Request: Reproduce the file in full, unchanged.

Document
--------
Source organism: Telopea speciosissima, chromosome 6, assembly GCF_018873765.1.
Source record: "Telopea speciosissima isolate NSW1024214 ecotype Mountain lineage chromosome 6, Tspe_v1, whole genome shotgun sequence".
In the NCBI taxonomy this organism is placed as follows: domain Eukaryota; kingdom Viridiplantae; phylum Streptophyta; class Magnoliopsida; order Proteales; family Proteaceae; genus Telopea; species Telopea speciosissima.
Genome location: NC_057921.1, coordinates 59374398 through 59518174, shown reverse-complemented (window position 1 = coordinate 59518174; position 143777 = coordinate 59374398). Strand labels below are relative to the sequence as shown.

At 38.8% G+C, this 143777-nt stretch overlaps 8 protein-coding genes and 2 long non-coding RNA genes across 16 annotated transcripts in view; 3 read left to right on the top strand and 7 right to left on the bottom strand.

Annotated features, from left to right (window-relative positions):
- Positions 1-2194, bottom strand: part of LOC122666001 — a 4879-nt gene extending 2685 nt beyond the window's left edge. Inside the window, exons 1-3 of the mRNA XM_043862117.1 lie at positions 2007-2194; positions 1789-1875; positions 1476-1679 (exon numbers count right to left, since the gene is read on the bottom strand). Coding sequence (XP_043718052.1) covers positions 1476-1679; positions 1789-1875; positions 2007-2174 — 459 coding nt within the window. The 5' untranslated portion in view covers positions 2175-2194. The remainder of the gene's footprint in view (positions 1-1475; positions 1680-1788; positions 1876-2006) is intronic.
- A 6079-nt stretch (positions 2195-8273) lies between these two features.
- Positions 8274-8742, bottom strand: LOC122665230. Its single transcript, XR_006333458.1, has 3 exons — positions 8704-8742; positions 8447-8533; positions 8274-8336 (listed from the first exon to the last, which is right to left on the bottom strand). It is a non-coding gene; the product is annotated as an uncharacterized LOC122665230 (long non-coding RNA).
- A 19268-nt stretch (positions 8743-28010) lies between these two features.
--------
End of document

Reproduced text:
Source organism: Telopea speciosissima, chromosome 6, assembly GCF_018873765.1.
Source record: "Telopea speciosissima isolate NSW1024214 ecotype Mountain lineage chromosome 6, Tspe_v1, whole genome shotgun sequence".
In the NCBI taxonomy this organism is placed as follows: domain Eukaryota; kingdom Viridiplantae; phylum Streptophyta; class Magnoliopsida; order Proteales; family Proteaceae; genus Telopea; species Telopea speciosissima.
Genome location: NC_057921.1, coordinates 59374398 through 59518174, shown reverse-complemented (window position 1 = coordinate 59518174; position 143777 = coordinate 59374398). Strand labels below are relative to the sequence as shown.

At 38.8% G+C, this 143777-nt stretch overlaps 8 protein-coding genes and 2 long non-coding RNA genes across 16 annotated transcripts in view; 3 read left to right on the top strand and 7 right to left on the bottom strand.

Annotated features, from left to right (window-relative positions):
- Positions 1-2194, bottom strand: part of LOC122666001 — a 4879-nt gene extending 2685 nt beyond the window's left edge. Inside the window, exons 1-3 of the mRNA XM_043862117.1 lie at positions 2007-2194; positions 1789-1875; positions 1476-1679 (exon numbers count right to left, since the gene is read on the bottom strand). Coding sequence (XP_043718052.1) covers positions 1476-1679; positions 1789-1875; positions 2007-2174 — 459 coding nt within the window. The 5' untranslated portion in view covers positions 2175-2194. The remainder of the gene's footprint in view (positions 1-1475; positions 1680-1788; positions 1876-2006) is intronic.
- A 6079-nt stretch (positions 2195-8273) lies between these two features.
- Positions 8274-8742, bottom strand: LOC122665230. Its single transcript, XR_006333458.1, has 3 exons — positions 8704-8742; positions 8447-8533; positions 8274-8336 (listed from the first exon to the last, which is right to left on the bottom strand). It is a non-coding gene; the product is annotated as an uncharacterized LOC122665230 (long non-coding RNA).
- A 19268-nt stretch (positions 8743-28010) lies between these two features.